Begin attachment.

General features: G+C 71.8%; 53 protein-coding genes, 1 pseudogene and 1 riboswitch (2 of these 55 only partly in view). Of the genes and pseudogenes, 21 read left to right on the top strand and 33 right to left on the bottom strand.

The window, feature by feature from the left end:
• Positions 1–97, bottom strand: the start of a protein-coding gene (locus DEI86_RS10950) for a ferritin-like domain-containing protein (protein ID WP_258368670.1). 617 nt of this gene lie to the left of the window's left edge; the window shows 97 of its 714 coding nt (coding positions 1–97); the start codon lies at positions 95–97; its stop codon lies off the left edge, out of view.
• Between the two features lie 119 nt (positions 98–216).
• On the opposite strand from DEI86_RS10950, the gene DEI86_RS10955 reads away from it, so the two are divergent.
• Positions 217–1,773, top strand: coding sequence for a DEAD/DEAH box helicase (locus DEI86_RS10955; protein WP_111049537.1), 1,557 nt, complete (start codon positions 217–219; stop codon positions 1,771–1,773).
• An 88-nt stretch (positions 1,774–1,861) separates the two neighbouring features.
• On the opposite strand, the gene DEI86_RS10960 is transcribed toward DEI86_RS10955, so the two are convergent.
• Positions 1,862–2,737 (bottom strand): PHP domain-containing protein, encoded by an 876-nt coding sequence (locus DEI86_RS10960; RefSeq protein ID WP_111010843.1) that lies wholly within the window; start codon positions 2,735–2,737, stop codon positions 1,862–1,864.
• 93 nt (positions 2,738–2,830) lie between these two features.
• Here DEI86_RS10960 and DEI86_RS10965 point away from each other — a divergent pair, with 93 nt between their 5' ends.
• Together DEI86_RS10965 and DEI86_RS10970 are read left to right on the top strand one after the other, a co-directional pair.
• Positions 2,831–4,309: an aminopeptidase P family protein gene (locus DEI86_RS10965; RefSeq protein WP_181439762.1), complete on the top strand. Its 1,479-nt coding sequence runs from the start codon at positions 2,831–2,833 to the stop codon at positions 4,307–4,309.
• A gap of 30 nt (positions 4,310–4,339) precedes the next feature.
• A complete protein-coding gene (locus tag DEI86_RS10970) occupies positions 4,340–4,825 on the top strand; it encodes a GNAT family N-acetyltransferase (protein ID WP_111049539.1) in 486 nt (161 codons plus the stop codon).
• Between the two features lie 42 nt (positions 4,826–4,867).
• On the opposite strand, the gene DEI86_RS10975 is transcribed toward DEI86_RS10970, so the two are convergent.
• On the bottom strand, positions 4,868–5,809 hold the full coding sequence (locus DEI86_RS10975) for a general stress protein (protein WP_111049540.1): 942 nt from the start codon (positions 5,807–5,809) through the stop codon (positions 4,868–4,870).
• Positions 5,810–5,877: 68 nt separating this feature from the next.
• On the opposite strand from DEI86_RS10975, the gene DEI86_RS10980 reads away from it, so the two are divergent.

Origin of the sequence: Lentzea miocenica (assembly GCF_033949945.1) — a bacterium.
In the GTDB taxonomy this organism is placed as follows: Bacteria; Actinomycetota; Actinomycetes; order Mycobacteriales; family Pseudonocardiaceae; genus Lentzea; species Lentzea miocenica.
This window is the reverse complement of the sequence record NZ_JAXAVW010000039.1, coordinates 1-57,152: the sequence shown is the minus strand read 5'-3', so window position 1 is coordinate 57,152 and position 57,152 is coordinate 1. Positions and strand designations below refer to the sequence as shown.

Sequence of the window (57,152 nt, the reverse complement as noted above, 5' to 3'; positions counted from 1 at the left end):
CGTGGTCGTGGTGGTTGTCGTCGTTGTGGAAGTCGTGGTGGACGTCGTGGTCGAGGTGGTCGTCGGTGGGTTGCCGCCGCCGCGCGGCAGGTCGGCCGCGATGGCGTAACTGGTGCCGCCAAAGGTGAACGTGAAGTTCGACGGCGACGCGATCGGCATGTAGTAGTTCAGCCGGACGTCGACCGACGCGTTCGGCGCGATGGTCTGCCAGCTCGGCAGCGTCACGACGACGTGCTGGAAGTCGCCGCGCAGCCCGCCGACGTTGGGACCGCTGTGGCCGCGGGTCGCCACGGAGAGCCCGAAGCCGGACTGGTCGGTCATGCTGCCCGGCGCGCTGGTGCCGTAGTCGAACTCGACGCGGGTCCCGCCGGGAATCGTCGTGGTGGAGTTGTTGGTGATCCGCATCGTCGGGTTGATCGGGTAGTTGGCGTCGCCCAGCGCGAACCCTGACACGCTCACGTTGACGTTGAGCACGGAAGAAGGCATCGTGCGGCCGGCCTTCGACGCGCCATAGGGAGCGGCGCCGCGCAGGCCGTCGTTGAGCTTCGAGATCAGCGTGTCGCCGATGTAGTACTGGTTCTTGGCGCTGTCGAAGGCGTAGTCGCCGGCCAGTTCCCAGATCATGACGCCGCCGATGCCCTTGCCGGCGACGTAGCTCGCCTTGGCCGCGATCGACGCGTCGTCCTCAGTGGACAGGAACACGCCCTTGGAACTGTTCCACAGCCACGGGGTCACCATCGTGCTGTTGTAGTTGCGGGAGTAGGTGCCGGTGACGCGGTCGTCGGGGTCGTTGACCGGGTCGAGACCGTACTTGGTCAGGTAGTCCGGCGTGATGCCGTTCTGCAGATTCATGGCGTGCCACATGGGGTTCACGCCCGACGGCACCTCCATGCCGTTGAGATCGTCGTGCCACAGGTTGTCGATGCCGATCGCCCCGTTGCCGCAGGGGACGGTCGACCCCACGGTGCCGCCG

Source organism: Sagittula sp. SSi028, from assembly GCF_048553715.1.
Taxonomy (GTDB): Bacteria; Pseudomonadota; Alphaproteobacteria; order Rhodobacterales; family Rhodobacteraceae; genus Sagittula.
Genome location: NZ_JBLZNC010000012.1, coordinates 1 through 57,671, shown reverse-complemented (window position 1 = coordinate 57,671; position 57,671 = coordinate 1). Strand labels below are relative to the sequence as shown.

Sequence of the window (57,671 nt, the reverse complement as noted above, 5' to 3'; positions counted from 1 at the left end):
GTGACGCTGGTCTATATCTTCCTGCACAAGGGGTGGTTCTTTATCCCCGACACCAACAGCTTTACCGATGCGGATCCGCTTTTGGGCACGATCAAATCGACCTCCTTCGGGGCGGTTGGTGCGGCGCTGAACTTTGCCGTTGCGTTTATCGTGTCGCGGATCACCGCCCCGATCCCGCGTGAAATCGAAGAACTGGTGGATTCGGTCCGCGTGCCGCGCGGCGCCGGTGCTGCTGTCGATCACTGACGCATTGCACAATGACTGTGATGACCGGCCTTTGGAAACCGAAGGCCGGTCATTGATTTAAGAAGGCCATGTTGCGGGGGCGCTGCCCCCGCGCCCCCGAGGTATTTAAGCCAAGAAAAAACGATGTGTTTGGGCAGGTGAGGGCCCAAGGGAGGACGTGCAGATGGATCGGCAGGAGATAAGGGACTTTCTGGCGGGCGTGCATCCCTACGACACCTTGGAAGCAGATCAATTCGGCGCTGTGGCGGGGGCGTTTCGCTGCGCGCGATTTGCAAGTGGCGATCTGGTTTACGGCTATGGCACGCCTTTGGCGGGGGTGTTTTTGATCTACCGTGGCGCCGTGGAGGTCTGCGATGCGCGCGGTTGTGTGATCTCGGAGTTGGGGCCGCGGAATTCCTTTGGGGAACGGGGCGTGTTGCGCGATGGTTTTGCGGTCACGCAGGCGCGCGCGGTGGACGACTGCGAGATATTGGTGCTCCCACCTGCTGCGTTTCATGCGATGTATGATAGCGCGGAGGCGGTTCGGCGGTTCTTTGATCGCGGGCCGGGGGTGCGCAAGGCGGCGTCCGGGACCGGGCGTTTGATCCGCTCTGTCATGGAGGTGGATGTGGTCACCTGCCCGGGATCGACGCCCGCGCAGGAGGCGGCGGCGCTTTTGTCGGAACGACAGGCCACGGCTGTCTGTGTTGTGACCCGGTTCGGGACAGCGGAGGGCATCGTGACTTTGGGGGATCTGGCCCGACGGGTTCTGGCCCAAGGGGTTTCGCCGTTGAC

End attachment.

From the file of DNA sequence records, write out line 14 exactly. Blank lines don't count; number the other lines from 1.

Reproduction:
• A gap of 30 nt (positions 4,310–4,339) precedes the next feature.